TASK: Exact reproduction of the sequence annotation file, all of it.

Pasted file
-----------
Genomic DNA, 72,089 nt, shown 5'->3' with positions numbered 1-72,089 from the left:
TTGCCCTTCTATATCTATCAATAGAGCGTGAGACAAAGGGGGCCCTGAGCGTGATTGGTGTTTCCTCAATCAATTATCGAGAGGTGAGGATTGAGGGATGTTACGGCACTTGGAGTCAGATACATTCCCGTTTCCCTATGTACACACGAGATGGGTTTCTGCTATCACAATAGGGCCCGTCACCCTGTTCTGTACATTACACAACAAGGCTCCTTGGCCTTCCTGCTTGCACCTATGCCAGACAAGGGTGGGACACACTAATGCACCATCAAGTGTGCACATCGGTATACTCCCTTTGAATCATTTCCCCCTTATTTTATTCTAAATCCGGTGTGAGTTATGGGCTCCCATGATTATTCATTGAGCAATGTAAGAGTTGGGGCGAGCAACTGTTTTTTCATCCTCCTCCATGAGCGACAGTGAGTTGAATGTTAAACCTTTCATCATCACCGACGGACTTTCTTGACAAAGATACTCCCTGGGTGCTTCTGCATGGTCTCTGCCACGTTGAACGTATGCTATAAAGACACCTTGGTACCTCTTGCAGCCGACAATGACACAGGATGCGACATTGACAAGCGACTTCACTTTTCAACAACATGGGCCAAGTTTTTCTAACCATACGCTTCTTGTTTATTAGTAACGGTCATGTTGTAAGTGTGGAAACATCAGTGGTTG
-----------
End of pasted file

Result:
Genomic DNA, 72,089 nt, shown 5'->3' with positions numbered 1-72,089 from the left:
TTGCCCTTCTATATCTATCAATAGAGCGTGAGACAAAGGGGGCCCTGAGCGTGATTGGTGTTTCCTCAATCAATTATCGAGAGGTGAGGATTGAGGGATGTTACGGCACTTGGAGTCAGATACATTCCCGTTTCCCTATGTACACACGAGATGGGTTTCTGCTATCACAATAGGGCCCGTCACCCTGTTCTGTACATTACACAACAAGGCTCCTTGGCCTTCCTGCTTGCACCTATGCCAGACAAGGGTGGGACACACTAATGCACCATCAAGTGTGCACATCGGTATACTCCCTTTGAATCATTTCCCCCTTATTTTATTCTAAATCCGGTGTGAGTTATGGGCTCCCATGATTATTCATTGAGCAATGTAAGAGTTGGGGCGAGCAACTGTTTTTTCATCCTCCTCCATGAGCGACAGTGAGTTGAATGTTAAACCTTTCATCATCACCGACGGACTTTCTTGACAAAGATACTCCCTGGGTGCTTCTGCATGGTCTCTGCCACGTTGAACGTATGCTATAAAGACACCTTGGTACCTCTTGCAGCCGACAATGACACAGGATGCGACATTGACAAGCGACTTCACTTTTCAACAACATGGGCCAAGTTTTTCTAACCATACGCTTCTTGTTTATTAGTAACGGTCATGTTGTAAGTGTGGAAACATCAGTGGTTG